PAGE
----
The truce was broken when Pandarus shot an arrow at Menclaus. Diomedes came up and killed Pandarus and wounded Aeneas.

Glaucus confronted Diomedes, but they recalled how their fathers had been close friends and abstained from fighting. They parted after exchanging gifts.

Then Hector challenged Achilles to single combat. But Achilles sent word that he had retired from the war.

The Greeks chose Great Ajax to fight in single combat with Hector since Great Ajax was the best of the Greek warriors after Achilles.

Hector and Great Ajax fought until nightfall without scoring a victory over the other. They were equally matched. They ended by praising each other’s skills and exchanging gifts.

Both parties agreed upon a truce. The Greeks buried their dead, raised a long barrow over the place and built a wall. Beyond the wall, they dug a long, palisaded trench.

Then the fight was resumed, and it proved disastrous to the Greeks. They were driven back across the trench and behind the wall. That night the Trojans encamped close to the Greek ships.

Agamemnon was in despair. The defeat was inevitable unless Achil les was somehow wooed back to the battlefield.

He sent a delegation of Phoenix, Ajax, Odysseus and two heralds with countless gifts to alleviate Achilles. Briseis would return to him if only he fought again.

There was a reason for the return of Briseis. Chryseis, who had been returned to her father, had said to her father, “I have been thrilled with Agamemnon, and I wish to remain with him.”

So Chryses brought his daughter back to Agamemnon.

Achilles was friendly with Agamemnon’s deputies, but he refused their offer. He even informed them that he intended to sail home with his men the following day.

That night, when the moon was high, Odysseus and Diomedes planned to raid the Trojan lines.

While they were going on this errand, they came upon Dolon, who was sent out on patrol by the Trojans. Both the Greeks fell upon him, forcibly extracted information from him and then killed him.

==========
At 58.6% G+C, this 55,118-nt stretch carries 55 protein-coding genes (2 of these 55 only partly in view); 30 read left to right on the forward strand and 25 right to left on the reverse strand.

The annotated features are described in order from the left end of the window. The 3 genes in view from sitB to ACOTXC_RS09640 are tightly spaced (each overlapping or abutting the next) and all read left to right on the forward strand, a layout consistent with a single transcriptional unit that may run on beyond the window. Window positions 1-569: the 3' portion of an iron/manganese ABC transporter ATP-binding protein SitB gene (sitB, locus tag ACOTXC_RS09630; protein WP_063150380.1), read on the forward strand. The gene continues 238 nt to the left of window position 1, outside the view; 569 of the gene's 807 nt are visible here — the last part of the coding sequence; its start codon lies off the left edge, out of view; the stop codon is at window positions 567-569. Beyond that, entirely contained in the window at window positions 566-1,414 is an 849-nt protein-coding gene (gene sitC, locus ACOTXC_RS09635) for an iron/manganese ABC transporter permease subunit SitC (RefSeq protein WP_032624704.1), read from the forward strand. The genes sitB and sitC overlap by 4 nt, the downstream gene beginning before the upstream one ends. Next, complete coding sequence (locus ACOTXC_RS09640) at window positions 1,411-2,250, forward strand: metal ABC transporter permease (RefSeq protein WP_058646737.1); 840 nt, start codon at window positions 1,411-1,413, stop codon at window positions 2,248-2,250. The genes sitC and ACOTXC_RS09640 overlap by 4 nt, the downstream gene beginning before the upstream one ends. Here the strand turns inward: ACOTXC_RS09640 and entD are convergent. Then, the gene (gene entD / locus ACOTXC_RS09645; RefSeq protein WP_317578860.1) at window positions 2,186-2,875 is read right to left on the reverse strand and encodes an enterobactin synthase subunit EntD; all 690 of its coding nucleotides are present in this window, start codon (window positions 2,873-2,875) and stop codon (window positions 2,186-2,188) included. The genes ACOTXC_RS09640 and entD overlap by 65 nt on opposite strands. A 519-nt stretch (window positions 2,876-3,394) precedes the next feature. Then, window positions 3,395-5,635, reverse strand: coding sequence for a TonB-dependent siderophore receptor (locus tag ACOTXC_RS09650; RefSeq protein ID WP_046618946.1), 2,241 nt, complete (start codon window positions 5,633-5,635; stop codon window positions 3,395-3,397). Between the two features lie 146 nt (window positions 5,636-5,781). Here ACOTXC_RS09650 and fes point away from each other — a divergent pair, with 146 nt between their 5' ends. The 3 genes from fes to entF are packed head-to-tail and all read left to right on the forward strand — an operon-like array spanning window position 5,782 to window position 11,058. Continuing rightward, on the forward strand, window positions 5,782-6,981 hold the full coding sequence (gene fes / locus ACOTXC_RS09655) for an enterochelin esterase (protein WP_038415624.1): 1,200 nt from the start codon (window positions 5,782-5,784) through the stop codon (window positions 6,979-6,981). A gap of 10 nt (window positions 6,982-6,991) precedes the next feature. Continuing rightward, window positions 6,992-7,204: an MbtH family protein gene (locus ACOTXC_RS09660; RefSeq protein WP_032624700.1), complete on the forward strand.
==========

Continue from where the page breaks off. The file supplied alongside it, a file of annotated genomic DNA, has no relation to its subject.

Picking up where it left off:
Dolon revealed a significant bit of information. King Rhesus of Thrace had joined the Trojans with his forces and magnificent horses, white as snow and swift as the wind. It was foretold that if these horses had once eaten Trojan fodder and drunk water from the river Scamander, Troy would become invincible. Odysseus and Diomedes learned from Dolon that Rhesus encamped on the right flank of the Trojan lines.

After Killing Dolon, they proceeded to the camp of Rhesus, killed Rhesus and twelve of his companions in their sleep, and went away, taking the horses with them. The horses had not yet eaten Trojan fodder nor drunk of the waters of Scamandar.

The surviving Thracians awoke, found their King and his companions assassinated, and the horses gone and began to flee in despair. The Greeks put to death almost all of them.

Despite all this, the Greeks had another great defeat in the fight that took place the following day. Agamemnon, Diomedes, Eurypylus and Machaon, the surgeon, were all wounded, and the Greeks took flight.

Hector, who pursued them like a ferocious lion, breached their wall and pushed on towards the Greek ships. The two Ajaxes, Poseidon and Idomeneus, could not halt the push despite their best efforts, and Hector broke through the Greek lines.

Great Ajax nearly killed Hector with a large stone, but soon Hector rallied and restored the courage of the Trojans. They again went forward till they reached the Greek ships. One of the ships was set ablaze. The vessels of Protesilaus was the first Greek to land on Trojan soil and the first Greek who died in the ensuing fight with the Trojans.